mass spectrometer has a distribution of speeds.
    Ions with a particular velocity are selected by
    means of a velocity selector, made up of charged
    plates and a magnetic field that allow particles
    traveling at only that velocity to go
    undeflected.
  • The values of the E and B fields between the
    plates of the velocity selector determine the
    velocity.
  • For a positively charged ion, the E-field
    produces a downward force F qE. The B-field
    produces an upward force F qvB1.
  • If the beam is not deflected, the resultant
    force must be zero, so
  • qE qvB1
  • or v E
  • B1
  • If the plates are parallel, E V/d. Since the
    voltage
  • and plate separation are controllable
    quantities, a
  • more practical version of the equation is
  • v V ion speed in a velocity selector
  • B1d

51
  • Beyond the velocity selector, the beam passes
    through a slit into another magnetic field (B2),
    which is perpendicular to the direction of the
    beam.
  • The force due to this magnetic field (F qvB2)
    is always perpendicular to the velocity of the
    ions, which are therefore deflected along a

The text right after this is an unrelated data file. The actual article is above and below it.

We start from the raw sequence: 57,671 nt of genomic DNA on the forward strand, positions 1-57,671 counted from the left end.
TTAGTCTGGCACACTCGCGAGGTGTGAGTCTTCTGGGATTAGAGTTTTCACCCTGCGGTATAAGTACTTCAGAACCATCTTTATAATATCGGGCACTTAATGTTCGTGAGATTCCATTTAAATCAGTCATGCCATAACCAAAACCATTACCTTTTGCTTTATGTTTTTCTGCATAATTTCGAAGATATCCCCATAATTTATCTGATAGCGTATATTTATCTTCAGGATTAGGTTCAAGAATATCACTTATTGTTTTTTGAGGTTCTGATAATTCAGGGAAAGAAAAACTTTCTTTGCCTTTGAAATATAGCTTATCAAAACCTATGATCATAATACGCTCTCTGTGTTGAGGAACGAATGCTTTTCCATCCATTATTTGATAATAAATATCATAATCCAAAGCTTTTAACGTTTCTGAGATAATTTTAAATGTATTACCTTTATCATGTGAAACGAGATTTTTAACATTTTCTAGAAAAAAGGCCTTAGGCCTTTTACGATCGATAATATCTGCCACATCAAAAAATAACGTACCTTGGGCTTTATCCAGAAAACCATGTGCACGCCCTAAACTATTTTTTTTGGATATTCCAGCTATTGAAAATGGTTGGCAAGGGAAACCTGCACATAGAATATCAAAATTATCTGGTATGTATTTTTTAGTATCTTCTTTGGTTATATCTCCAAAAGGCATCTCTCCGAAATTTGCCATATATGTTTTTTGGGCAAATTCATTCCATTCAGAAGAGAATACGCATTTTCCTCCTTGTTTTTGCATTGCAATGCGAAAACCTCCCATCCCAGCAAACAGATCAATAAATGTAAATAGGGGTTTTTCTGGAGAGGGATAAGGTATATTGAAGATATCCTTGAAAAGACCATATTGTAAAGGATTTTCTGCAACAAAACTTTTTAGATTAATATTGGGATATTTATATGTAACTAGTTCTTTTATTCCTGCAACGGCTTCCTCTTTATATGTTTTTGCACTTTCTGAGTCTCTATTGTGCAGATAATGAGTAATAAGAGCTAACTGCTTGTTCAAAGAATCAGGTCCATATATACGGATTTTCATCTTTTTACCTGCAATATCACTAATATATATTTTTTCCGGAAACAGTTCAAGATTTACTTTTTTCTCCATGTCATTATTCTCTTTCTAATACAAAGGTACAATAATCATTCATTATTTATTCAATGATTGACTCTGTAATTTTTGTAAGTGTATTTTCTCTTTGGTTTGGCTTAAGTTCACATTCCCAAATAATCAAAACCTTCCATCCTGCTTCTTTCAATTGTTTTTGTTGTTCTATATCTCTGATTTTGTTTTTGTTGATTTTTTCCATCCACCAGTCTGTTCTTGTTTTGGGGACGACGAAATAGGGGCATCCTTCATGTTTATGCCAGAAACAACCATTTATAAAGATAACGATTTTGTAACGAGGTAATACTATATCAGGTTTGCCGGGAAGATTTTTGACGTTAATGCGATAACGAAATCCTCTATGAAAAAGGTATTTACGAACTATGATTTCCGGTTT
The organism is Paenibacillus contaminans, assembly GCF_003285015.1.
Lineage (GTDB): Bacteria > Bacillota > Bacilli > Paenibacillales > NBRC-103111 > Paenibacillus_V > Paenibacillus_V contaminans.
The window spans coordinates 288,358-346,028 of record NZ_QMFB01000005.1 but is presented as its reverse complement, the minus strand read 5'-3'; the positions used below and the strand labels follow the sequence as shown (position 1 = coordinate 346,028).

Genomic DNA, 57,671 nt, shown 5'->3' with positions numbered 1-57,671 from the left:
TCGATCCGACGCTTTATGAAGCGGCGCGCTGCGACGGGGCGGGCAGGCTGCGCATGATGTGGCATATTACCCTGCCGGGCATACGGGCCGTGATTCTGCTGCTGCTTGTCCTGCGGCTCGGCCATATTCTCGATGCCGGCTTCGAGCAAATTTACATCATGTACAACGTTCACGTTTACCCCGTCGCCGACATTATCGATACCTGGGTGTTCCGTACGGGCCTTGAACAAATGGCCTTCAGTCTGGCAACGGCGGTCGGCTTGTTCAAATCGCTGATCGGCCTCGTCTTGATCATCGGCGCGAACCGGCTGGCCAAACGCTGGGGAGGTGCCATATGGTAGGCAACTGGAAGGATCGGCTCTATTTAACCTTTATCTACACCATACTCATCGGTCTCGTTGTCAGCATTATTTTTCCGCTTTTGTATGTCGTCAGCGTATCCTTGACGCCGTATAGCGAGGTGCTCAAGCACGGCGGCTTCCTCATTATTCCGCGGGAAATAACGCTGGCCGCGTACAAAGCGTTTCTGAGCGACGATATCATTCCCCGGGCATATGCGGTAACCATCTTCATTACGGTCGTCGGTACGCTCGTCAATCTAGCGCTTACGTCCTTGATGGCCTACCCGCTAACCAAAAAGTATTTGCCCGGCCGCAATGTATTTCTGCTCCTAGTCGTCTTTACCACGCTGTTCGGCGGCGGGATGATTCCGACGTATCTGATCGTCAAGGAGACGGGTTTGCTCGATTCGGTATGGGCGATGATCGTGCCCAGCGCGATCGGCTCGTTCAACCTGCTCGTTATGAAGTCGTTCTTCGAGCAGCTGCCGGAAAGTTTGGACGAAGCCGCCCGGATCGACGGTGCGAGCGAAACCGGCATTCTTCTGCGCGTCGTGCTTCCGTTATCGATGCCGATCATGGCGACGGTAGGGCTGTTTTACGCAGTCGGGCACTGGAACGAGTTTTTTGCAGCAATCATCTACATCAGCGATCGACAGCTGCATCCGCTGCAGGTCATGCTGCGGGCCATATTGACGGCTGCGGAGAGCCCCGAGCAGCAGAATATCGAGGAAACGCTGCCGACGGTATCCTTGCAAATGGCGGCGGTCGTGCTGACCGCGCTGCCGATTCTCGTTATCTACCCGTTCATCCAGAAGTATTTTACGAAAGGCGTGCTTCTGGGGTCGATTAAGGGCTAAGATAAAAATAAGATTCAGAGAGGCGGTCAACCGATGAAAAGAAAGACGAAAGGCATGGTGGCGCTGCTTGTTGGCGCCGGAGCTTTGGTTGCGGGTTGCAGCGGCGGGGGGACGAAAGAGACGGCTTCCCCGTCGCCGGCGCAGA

circular path.
  • The magnetic force supplies the centripetal
    force for this motion, and
  • mv2 qvB2 so, m qdB1B2
    r particle mass via
  • r V mass spectrometer

52
  • Example 19.9 In a mass spectrometer, a
    single-charged particle has a speed of 1.0 x 106
    m/s and enters a uniform magnetic field of 0.20
    T. The radius of the circular orbit is 0.020 m.
  • What is the mass of the particle?
  • What is the kinetic energy of the particle?

53
  • Check for Understanding
  • A mass spectrometer
  • can be used to determine the masses of atoms and
    molecules
  • requires charged particles
  • can be use to determine relative abundances of
    isotopes
  • all of these
  • Answer d
  • 2. Why can a nearby magnet distort the display of
    a computer monitor or television picture tube?
  • Answer The magnetic force on the electron beam,
    which prints pictures, causes the deflection of
    the electrons.

54
Homework for Chapter 19
  • HW 19.B p.629-63152-56,58,61,62,75,76,78,79.


55
Chapter 19 Formulas
56
v E V ion speed in a
velocity selector B1 B1d m
qdB1B2 r qB2r particle mass via V
v mass spectrometer